Posted: 19 July 2013
Back last year when we were viewing the house and considering purchase, one of the photos that the owner showed us was of a Kingfisher sitting on the decking outside the lounge.
For the last few weeks we have been seeing what, initially, I was sceptical was a Kingfisher. With wings folded on its back they would appear black. I also thought the bird was a little bigger than it ought to be.
A couple of days ago I had got up to see the bird from our bedroom window. I grabbed my camera but as I opened the window it took off, so I missed it. This morning I saw it again, undeniably a Kingfisher, and took a hurried shot through the glass. Unfortunately, the camera appeared to focus on the bars of the logia above the patio rather than the bird, and the image I got was quite blurry.
Again, I went to open the window and again that was enough to put the bird to flight. As before, it flew down the lake and landed on the railing on the bridge to the island. However, once it turns sideways, you lose the sight of the bright blue plumage on its back and the wings appear to go dark and it disappears into the background.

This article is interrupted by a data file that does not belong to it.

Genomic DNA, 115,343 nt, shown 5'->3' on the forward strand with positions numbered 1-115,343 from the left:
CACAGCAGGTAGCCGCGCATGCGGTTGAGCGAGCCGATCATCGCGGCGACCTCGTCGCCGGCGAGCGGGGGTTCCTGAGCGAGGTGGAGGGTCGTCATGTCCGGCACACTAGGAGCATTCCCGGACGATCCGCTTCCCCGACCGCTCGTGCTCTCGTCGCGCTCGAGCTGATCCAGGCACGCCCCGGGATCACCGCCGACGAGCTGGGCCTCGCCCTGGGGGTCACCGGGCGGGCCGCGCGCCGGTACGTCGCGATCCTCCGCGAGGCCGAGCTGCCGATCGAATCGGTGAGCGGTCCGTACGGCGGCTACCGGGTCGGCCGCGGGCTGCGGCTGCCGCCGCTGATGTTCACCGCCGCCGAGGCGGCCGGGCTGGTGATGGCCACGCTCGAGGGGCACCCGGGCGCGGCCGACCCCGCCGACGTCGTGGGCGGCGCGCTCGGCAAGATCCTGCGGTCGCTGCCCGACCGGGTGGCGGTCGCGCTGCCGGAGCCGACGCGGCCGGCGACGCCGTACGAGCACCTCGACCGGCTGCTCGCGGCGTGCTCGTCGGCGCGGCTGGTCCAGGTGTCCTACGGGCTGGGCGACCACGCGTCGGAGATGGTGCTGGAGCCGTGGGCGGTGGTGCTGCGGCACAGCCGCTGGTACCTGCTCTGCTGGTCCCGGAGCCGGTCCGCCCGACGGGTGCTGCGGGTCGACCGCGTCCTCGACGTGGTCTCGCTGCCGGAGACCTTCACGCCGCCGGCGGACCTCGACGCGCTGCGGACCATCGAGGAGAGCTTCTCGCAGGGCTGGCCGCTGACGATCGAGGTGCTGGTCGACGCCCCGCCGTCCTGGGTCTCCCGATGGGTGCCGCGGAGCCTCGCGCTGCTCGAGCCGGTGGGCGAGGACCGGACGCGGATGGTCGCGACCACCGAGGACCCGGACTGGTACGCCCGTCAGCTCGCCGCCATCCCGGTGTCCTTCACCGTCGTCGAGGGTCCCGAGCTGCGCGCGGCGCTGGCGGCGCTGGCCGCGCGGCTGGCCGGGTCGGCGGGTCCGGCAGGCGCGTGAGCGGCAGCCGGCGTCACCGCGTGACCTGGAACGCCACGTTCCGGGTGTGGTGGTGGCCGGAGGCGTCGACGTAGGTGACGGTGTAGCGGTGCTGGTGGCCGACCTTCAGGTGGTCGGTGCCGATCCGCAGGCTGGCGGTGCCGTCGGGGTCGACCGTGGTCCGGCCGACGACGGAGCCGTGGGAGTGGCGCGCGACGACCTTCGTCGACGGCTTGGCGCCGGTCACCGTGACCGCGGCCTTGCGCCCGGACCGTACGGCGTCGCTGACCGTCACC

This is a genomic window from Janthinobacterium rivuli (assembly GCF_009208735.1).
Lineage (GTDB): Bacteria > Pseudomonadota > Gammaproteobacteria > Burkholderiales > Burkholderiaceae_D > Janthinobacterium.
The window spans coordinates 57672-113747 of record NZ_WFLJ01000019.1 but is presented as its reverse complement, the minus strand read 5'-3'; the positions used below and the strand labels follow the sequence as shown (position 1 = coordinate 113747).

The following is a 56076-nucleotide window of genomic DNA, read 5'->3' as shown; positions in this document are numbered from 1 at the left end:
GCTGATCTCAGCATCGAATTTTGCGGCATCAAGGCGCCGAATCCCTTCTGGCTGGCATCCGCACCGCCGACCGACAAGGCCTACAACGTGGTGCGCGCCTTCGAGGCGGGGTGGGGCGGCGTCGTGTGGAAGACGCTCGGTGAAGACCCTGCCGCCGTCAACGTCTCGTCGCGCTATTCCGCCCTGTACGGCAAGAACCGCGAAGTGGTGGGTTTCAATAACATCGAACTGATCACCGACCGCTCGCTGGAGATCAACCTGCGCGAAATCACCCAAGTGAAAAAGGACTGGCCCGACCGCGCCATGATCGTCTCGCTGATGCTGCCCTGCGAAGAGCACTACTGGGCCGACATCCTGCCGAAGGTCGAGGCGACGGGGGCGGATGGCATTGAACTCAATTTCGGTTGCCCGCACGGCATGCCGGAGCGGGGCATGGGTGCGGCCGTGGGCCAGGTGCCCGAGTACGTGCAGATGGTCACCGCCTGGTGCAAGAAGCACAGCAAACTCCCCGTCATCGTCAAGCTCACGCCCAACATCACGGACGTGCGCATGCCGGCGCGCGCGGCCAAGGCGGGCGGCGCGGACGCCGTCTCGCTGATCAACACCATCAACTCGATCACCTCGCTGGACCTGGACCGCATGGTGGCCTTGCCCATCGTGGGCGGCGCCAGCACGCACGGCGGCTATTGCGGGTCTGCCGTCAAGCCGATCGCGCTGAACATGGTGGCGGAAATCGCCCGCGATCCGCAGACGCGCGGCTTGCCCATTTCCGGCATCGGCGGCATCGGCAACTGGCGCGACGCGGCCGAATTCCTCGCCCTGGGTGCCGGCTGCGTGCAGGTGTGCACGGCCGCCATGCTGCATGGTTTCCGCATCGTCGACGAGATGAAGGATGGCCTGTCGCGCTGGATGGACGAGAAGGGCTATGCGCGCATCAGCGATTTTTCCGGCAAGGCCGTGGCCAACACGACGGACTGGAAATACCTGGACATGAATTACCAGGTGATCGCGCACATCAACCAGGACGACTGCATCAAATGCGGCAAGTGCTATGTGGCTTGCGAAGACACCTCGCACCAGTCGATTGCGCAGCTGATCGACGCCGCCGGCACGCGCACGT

Posted: 19 June 2013
Here is a comment posted on the original blogging platform:
Only just caught up on the site again. I was washing a nature programme the other night and they had Kingfishers on it, apparently the only reason for the bright colours is the reflection of the water, and when a kingfisher is found dead, its plumage is grey! Hard to believe when you see them with such beautiful colours.
Posted: 27 January 2022
As I've been working through the site moving it to a new platform I encountered this comment that I had forgotten about. It seems that the nature program was not entirely accurate. Here's a picture of a dead kingfisher that we found on the veranda of our log cabin in September last year:
I had taken photographs inside the cabin the day before so I can be fairly sure this body is not more than 24 hours old when photographed. Perhaps they do go grey all over eventually but then nothing would keep its colour forever.